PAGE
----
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Peeling Back the Layers on Worship

Posted on Jul 21, 2008 by in Uncategorized | 0 comments

My road to music ministry seemed rather convoluted while I traveled it, but in hindsight, I suppose that it was rather straightforward. My parents, who are both exceptional musicians, started me in piano lessons at the age of 5. They were careful to take the words of Proverbs to heart, “Train up a child in the way he should go (according to his bent), and when he is old, he will not depart from it.” As such, they saw (and heard) my tendency toward music at a very young age, and made music lessons a priority. For the first 8 years I played the piano, I absolutely loathed it. Paul, my poor, saintly piano teacher, bore the brunt of my unwillingness to practice and my irritation at being made to do so. By the time I was in the 8th grade, however, I had discovered that the piano was becoming a stress reliever of sorts, and I began playing for my own benefit. Still, I said I would never go to college for music and I would never do anything more than occasionally play the piano in church.

God has a funny way of changing our direction and passions, midstride. At the end of my second year of college (where I was majoring in indecision while dabbling in music), I felt God asking me why I was still fighting Him. Clearly He had gifted me with musical tendencies, so why on earth was I fighting Him? He was asking me to surrender to His will. So, faced with such a clear-cut challenge, I did the only sensible thing. I surrendered. I finally declared myself a Worship Arts major and began a more direct path to ministry. 6 years later, I find that I am still discovering what the concept of Worship is all about. Here’s what I’ve discovered: Praise and worship is about honoring God with our voices and hearts, but we’re the ones who come away changed.

Here’s why: When we enter into times of praise and worship (and I’m specifically talking about worship in a musical sense here), the focus is taken off of our lives and the daily grind, and it’s placed on God. Worship is about understanding that there is One greater than ourselves to whom we owe gratitude and honor. Worship changes us from the inside out. We often come to our times of worship beaten and bruised, but we leave restored.

Life is not easy. Worship is not easy. It goes against our human nature to take the focus off of ourselves, but that’s what is so restorative about Worship. In those moments where we focus on God and consciously choose to spend time with Him, He comes to our rescue and brings healing. Just like our vocabulary is shaped by those around us, so our character is shaped when we spend quality time with the creator of the universe. It’s about God, but it’s for us. God craves our worship because that means time spent with us, and that’s what God has been about since Day 1. He wants a meaningful relationship with each of us.

The beauty of worship in musical sense is that it underscores the fact that God meets us where we are. Music has the power to convey what words alone sometimes cannot. Music and lyric combined touch our emotions and stir our soul and give us the freedom and ability to express the inexpressible. So when we come to our corporate worship, standing shoulder to shoulder with brothers and sisters in Christ, we have the unique opportunity to build community, restore our own hearts, and, most importantly, give glory to the only One who is worthy to receive it.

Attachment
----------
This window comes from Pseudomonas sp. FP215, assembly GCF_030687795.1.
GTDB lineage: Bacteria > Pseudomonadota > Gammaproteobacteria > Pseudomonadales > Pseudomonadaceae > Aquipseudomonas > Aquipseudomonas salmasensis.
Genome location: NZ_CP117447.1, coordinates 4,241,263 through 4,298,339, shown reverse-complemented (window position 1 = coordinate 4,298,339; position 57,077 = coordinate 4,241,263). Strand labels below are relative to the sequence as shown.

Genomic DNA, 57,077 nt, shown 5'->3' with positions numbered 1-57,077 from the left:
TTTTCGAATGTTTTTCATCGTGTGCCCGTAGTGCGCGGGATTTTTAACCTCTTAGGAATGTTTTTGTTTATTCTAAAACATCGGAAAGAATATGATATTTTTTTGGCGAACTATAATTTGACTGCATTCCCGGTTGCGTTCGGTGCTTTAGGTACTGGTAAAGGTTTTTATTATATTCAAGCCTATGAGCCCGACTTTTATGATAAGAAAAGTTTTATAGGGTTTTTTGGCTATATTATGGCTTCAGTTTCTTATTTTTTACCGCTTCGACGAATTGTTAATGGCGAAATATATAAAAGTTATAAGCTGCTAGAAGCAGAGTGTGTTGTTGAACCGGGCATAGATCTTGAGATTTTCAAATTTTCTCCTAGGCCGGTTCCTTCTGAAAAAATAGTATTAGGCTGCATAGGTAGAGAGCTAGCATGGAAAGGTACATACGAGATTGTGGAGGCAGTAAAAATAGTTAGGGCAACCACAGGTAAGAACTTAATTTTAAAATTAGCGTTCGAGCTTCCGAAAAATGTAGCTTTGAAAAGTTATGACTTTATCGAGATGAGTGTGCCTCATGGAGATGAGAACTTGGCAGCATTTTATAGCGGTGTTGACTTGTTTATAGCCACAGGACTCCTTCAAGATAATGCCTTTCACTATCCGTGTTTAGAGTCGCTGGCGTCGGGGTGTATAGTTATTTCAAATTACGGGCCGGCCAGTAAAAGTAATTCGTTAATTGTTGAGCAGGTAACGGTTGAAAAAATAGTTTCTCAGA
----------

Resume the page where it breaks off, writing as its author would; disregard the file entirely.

It’s not about style, it’s not about the songs, it’s not about the ability of the musicians. It’s about God. It’s not about us or what we want. It is about what God wants, which just happens to be what we need.
Bobby Sanderson, minister of music at the First Baptist Church, Columbus, Miss., listed these questions in the church newsletter:
1. Is worship about God or is it about what I like?
2. Do I seek God’s presence or the comfort of being with friends and doing what is familiar?
3. When is the last time God “blind-sided” me and spoke in a way I did not expect?
4. Am I so contemporary I lose the transcendence of God?
5. Am I so traditional that I forget God’s relevance?
6. Do I see myself as part of an audience giving approval/disapproval to worship leaders?
7. Can God use what I don’t like?
8. Am I more into music than the spoken word?
9. Do I ignore the command to sing just to get to the “message?”
10. Do I leave worship with a clear sense of what I’m supposed to do?
11. Is the style of worship more important to me than the object of worship?
12. Do I love God’s presence as much as the songs I sing and play?
13. Can I worship God when it’s hard work and my joy is running low?
I keep these questions tacked to my wall at work to remind me that worship isn’t about me. It’s about God. And I love God, so I’ll do whatever I can to get out of the way and focus on Him.

So if you’re wondering why you don’t get a lot out of corporate worship, you have no further to look than to yourself. The only person standing in the way of life-changing worship is you, because God has always been and always will be ready and willing to meet you when you come to Him in worship.

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